Venezuelan engineers turn plastic trash into car parts amid crisis
By Andreina Aponte and Liamar Ramos CARACAS (Reuters) - Two young engineers have found an opportunity amid a collapsing economy in Venezuela - inside a garbage dump full of broken electronic hardware. They are melting the plastic waste down and feeding it through 3D printers to make intricate pieces such as car parts.
By Andreina Aponte and Liamar Ramos
CARACAS (Reuters) - Two young engineers have found an opportunity amid a collapsing economy in Venezuela - inside a garbage dump full of broken electronic hardware.
They are melting the plastic waste down and feeding it through 3D printers to make intricate pieces such as car parts. These have become increasingly hard to obtain in Venezuela as dysfunctional currency controls restrict the import of basic materials.
Albermar Dominguez and John Naizzir produce only a kilogram of plastic printing filament a day, but they aim to help once-wealthy Venezuela's vanishing manufacturing sector by making it cheaper for companies that depend on expensive imports.
It's a sign of how an unprecedented crisis has spurred some young people to innovate following five years of economic contraction caused by failed state-led policies and a plunge in global oil prices.
"People don't believe that technology is being developed in the country," said Dominguez, 26.
Many of their former classmates at Simon Bolivar University in Caracas have already left Venezuela, joining an exodus of over a million people amid widespread shortages of food and medicine. Annual inflation has hit almost 50,000 percent and Caracas ranks as one of the world's most dangerous cities.
Dominguez said he had visited the United States to learn from people in the 3D printing industry, after becoming interested in recycling waste.
He then returned to Venezuela, and with 27-year-old Naizzir, began rummaging through their university's garbage dump, collecting computer cases and old printers. Later, their company, Nedraki, struck a deal with a recycling plant in the Venezuelan city of Valencia for more material.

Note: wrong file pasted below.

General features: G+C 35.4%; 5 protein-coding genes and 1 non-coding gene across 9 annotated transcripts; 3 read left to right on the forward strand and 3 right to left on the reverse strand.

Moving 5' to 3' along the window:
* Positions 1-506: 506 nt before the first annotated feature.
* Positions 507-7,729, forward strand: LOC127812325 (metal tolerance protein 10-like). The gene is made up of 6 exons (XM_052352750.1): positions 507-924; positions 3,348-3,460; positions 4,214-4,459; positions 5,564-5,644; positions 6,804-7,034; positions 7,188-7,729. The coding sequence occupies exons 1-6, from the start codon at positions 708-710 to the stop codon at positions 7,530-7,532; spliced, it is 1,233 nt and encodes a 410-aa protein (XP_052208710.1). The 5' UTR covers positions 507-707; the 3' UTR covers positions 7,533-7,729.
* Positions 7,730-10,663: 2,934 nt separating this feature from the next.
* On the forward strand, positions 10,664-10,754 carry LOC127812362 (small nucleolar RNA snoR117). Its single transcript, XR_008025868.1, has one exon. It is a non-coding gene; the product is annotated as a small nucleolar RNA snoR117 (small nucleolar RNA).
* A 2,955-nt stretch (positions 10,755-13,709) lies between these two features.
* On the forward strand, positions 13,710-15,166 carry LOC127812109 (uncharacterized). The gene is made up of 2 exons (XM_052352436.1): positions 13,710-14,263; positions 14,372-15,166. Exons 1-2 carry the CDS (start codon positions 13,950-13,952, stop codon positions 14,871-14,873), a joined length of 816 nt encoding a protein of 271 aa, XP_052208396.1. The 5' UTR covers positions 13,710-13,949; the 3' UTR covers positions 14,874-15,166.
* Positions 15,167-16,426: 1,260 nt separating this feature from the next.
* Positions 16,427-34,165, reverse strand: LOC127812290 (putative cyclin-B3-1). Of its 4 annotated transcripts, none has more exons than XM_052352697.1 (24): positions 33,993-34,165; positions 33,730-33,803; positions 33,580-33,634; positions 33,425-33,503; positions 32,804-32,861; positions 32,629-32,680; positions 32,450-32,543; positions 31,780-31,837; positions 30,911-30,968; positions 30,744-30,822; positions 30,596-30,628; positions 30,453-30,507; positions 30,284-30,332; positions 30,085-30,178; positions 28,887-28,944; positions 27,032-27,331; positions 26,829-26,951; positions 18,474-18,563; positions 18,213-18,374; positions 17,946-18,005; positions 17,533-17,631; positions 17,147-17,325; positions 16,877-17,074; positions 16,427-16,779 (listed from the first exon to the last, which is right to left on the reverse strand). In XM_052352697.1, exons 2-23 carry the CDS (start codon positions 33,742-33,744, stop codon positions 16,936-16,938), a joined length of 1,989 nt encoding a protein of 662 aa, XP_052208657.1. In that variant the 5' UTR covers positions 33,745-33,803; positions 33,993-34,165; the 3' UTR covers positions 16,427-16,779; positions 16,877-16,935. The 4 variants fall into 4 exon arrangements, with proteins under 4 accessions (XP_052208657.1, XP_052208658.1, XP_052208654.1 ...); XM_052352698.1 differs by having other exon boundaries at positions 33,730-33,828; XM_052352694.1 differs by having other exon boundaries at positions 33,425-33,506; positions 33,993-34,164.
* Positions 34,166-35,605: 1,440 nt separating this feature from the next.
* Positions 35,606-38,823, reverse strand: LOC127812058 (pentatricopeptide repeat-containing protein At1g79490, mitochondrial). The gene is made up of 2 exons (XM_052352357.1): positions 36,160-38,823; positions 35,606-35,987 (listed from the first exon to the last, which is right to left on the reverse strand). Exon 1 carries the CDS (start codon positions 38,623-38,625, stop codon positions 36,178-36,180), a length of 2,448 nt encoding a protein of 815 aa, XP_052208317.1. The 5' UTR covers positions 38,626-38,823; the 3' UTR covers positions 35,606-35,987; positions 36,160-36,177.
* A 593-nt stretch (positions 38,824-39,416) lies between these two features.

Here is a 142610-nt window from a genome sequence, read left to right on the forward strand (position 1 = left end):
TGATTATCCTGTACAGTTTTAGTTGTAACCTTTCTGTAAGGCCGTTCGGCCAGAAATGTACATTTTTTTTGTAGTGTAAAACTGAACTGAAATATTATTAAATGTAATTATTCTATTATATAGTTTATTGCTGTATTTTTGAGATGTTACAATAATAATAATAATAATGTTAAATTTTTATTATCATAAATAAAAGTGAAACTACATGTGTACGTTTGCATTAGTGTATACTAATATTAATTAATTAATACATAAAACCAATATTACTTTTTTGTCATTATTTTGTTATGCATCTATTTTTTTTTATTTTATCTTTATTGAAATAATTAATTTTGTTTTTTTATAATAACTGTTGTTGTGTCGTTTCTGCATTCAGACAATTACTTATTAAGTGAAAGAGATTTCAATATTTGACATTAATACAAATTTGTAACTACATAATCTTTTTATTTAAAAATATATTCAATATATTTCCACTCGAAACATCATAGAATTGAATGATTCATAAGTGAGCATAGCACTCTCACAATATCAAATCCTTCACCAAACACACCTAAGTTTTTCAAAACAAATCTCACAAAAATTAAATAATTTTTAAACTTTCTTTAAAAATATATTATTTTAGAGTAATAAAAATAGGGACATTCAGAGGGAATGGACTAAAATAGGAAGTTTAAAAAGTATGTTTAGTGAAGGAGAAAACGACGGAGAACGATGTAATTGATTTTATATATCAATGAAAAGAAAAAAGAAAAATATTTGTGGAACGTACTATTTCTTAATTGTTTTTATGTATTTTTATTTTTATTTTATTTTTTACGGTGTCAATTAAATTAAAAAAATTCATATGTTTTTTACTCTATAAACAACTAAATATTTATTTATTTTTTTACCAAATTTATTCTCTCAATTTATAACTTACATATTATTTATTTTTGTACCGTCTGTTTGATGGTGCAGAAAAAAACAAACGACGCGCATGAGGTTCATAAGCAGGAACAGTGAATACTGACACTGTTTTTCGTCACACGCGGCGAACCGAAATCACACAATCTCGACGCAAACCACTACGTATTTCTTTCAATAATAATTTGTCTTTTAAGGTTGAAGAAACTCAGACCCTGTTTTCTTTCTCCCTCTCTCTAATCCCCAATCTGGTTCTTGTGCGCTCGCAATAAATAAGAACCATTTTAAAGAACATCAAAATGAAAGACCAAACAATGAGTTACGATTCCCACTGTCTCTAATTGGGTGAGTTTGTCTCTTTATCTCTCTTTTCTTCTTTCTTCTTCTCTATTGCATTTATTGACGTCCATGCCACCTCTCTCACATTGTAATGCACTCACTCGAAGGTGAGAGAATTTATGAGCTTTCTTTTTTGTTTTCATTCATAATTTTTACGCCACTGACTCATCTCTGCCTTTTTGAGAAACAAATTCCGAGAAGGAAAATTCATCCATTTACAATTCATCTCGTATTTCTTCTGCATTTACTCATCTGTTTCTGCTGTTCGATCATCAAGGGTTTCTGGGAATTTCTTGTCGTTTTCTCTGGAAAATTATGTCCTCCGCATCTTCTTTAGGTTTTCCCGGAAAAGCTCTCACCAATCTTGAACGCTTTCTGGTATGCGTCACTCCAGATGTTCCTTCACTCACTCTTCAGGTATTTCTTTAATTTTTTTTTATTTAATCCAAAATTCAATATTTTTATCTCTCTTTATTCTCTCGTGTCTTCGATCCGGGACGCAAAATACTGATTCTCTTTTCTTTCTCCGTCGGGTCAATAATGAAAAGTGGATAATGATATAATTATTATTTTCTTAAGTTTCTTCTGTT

While the nation churned with street protests against President Nicolas Maduro in early 2017, the two men produced their first meter of plastic filament.
Nedraki now supplies 13 Venezuelan firms with the filament and produces plastic parts like transmission gear cogs for other companies. The filament is coiled on spools and fed into a 3D printer in a corner of the university's campus.
Dominguez said their filament helps lower costs for a company by up to 40 percent, by removing the expense of importing and transporting the part. Nedraki sells a kilogram of filament for about $17.
They are now trying to encourage other Venezuelan companies to adopt 3D printing technology.
"Despite the very challenging outlook, we receive a lot of support because people take hope from our project."
(Writing by Angus Berwick; Editing by Bernadette Baum)
This story has not been edited by Firstpost staff and is generated by auto-feed.
By Robin Emmott and John Irish | BRUSSELS/PARIS BRUSSELS/PARIS France and Germany will agree to a U.S. plan for NATO to take a bigger role in the fight against Islamic militants at a meeting with President Donald Trump on Thursday, but insist the move is purely symbolic, four senior European diplomats said.The decision to allow the North Atlantic Treaty Organization to join the coalition against Islamic State in Syria and Iraq follows weeks of pressure on the two allies, who are wary of NATO confronting Russia in Syria and of alienating Arab countries who see NATO as pushing a pro-Western agenda."NATO as an institution will join the coalition," said one senior diplomat involved in the discussions. "The question is whether this just a symbolic gesture to the United States
BEIJING Chinese President Xi Jinping on Wednesday called for greater efforts to make the country's navy a world class one, strong in operations on, below and above the surface, as it steps up its ability to project power far from its shores.China's navy has taken an increasingly prominent role in recent months, with a rising star admiral taking command, its first aircraft carrier sailing around self-ruled Taiwan and a new aircraft carrier launched last month.With President Donald Trump promising a US shipbuilding spree and unnerving Beijing with his unpredictable approach on hot button issues including Taiwan and the South and East China Seas, China is pushing to narrow the gap with the U.S. Navy.Inspecting navy headquarters, Xi said the navy should "aim for the top ranks in the world", the Defence Ministry said in a statement about his visit."Building a strong and modern navy is an important mark of a top ranking global military," the ministry paraphrased Xi as saying.